Somewhere right now, a devoted Christian finds herself worrying a lot. Another has thoughts of dying, even sometimes wishing to be dead. Yet another seems to be “on the straight and narrow” for a while but then goes on what his pastor describes as a “sin binge.”
What do all these people have in common? They are committed followers of Jesus Christ. And they all struggle with mental illness. Would you recognize them within your congregation? Since 1 in every 4 adults struggles with mental illness at some point in their lives, probably not. They look like anyone else, far from the stereotypes of movies with psychiatric hospitals.
Often when people struggle with emotional problems, they turn to their pastor or church friends for guidance and help. “Why can’t I shake this fear and worry?” one might ask. Too often, the response creates a blame-game: “You just need to pray about it. Cast your cares on him. Don’t be anxious about anything.” The problem is, if we could do that, we would have done it already.
Sin is often the go-to answer when we see Christians (or non-Christians for that matter) struggling with a problem. A manic episode, in which a person’s behavior can get out of control and even dangerous, seems an awful lot like someone sinning. So we default to the “go-and-sin-no-more” answer and we feel like we are quite Christ-like in our guidance. Unfortunately, it’s not that simple.
The brain is a critical organ in the body that has a lot of control over what we think, say, and do. While the Bible teaches us to be self-controlled, not everyone has the same capacity for self-control. Due to the fact that there is a larger curse on the world (which is sin-created but not a direct personal sin), some are born with or develop decreased abilities to manage their lives in ways that meet an ideal standard. We know we have all sinned and fall short, yet those of us who can manage to keep our lives looking put-together do tend to feel pretty proud of ourselves. We are the worst at giving unhelpful advice that does more harm than good.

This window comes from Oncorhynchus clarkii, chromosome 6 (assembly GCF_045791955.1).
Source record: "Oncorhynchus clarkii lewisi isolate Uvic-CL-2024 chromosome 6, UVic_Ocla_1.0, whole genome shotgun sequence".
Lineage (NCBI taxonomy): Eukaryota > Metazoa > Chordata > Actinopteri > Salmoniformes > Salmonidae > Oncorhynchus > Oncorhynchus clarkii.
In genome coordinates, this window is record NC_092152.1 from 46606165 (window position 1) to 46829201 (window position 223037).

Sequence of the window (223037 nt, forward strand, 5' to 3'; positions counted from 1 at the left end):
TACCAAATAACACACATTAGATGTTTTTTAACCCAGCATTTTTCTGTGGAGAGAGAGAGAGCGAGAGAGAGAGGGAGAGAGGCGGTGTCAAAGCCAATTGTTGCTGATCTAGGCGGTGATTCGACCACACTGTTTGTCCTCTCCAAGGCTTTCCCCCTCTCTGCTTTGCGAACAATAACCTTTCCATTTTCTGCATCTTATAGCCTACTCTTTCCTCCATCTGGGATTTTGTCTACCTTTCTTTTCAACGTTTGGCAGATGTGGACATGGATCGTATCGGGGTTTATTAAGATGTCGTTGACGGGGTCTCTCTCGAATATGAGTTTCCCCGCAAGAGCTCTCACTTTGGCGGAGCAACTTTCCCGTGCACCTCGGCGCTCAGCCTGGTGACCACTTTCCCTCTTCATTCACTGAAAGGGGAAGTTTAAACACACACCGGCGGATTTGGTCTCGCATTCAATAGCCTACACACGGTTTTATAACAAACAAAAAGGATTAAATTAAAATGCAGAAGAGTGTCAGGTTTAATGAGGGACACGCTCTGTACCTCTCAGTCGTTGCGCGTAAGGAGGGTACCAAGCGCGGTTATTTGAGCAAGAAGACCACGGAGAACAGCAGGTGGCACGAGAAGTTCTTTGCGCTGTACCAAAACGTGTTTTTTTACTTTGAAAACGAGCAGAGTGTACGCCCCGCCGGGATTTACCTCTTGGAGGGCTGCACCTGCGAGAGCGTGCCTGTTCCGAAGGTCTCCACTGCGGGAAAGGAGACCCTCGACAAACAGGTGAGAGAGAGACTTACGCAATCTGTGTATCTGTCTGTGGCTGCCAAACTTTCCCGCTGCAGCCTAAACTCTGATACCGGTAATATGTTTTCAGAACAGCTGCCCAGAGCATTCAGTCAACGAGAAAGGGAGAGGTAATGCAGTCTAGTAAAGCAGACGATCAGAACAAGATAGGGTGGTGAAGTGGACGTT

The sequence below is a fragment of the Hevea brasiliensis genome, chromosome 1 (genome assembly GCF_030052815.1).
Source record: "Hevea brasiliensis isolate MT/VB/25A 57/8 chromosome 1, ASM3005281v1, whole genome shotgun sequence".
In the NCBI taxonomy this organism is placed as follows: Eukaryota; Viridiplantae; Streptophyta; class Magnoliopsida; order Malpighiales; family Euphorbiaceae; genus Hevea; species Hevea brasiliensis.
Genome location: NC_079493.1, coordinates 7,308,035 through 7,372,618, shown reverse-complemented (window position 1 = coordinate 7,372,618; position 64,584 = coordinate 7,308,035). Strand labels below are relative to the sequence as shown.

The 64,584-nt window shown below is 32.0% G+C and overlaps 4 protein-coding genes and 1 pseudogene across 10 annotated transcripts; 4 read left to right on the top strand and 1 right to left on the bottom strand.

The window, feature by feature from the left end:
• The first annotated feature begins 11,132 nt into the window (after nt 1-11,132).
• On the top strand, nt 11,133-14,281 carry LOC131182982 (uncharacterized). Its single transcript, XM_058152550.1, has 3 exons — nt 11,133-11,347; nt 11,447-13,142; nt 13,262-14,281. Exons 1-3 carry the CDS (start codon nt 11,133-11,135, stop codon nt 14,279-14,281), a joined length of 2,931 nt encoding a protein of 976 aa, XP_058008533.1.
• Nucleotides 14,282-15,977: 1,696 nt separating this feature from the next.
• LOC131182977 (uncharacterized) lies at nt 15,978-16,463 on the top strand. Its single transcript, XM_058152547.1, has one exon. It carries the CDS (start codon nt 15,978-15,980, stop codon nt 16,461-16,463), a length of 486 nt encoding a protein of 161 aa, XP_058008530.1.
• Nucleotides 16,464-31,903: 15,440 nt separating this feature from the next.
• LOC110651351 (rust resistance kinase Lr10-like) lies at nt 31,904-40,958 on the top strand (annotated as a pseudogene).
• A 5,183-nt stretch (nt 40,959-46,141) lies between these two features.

When things go wrong in the brain, our capacities are diminished. This is easy to understand in cases of developmental disability. The intellectual ability to understand complex theological principles cannot be a requirement of salvation, or any who do not possess that could not enter the Kingdom. Mental illness is less tangible or visible to a distant observer. One cannot always assess (without training on mental health symptoms) how able a person is to manage their emotions or behavior on their own.
So do we just give everyone struggling with mental health issues a pass on sin? Of course not, as that would harm them. But we cannot expect that their symptoms will go away if they would just stop sinning. After all, I know I can’t stop sinning on a daily basis… why should I expect that to be helpful advice for someone else who is clearly struggling?
Where do we go from here? First, encourage treatment, including counseling and medication if needed. Healing and restoration is the heart of the Gospel, and when we take steps to get well we are choosing not to accept sickness as a status quo. Second, be a support. Don’t try to fix the problem or make it go away. Make a meal, give a ride, offer encouragement to press on. And finally, learn more about mental health disorders and symptoms. Building awareness within our church communities helps decrease stigma and improves follow through in treatment.
After all, no one minds an understanding friend.